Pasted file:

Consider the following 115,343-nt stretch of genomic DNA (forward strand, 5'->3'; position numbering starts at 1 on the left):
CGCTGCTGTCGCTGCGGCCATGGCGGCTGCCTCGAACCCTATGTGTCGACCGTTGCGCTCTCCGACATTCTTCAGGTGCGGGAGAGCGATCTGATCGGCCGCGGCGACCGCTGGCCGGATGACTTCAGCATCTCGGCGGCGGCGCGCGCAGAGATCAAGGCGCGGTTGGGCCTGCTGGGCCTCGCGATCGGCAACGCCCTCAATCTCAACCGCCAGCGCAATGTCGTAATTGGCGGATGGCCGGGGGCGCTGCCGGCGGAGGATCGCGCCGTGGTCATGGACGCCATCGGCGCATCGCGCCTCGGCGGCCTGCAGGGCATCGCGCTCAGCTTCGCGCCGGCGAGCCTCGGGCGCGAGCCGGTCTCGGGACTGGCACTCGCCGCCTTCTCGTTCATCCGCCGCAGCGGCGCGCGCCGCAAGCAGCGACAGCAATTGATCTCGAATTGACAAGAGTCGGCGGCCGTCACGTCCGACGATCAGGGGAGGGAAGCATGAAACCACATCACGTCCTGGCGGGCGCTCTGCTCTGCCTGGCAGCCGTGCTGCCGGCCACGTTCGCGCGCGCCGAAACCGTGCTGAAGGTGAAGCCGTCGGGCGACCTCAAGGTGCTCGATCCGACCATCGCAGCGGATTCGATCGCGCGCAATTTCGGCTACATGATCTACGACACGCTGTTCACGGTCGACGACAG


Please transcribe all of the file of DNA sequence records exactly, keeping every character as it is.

Consider the following 115,343-nt stretch of genomic DNA (forward strand, 5'->3'; position numbering starts at 1 on the left):
CGCTGCTGTCGCTGCGGCCATGGCGGCTGCCTCGAACCCTATGTGTCGACCGTTGCGCTCTCCGACATTCTTCAGGTGCGGGAGAGCGATCTGATCGGCCGCGGCGACCGCTGGCCGGATGACTTCAGCATCTCGGCGGCGGCGCGCGCAGAGATCAAGGCGCGGTTGGGCCTGCTGGGCCTCGCGATCGGCAACGCCCTCAATCTCAACCGCCAGCGCAATGTCGTAATTGGCGGATGGCCGGGGGCGCTGCCGGCGGAGGATCGCGCCGTGGTCATGGACGCCATCGGCGCATCGCGCCTCGGCGGCCTGCAGGGCATCGCGCTCAGCTTCGCGCCGGCGAGCCTCGGGCGCGAGCCGGTCTCGGGACTGGCACTCGCCGCCTTCTCGTTCATCCGCCGCAGCGGCGCGCGCCGCAAGCAGCGACAGCAATTGATCTCGAATTGACAAGAGTCGGCGGCCGTCACGTCCGACGATCAGGGGAGGGAAGCATGAAACCACATCACGTCCTGGCGGGCGCTCTGCTCTGCCTGGCAGCCGTGCTGCCGGCCACGTTCGCGCGCGCCGAAACCGTGCTGAAGGTGAAGCCGTCGGGCGACCTCAAGGTGCTCGATCCGACCATCGCAGCGGATTCGATCGCGCGCAATTTCGGCTACATGATCTACGACACGCTGTTCACGGTCGACGACAG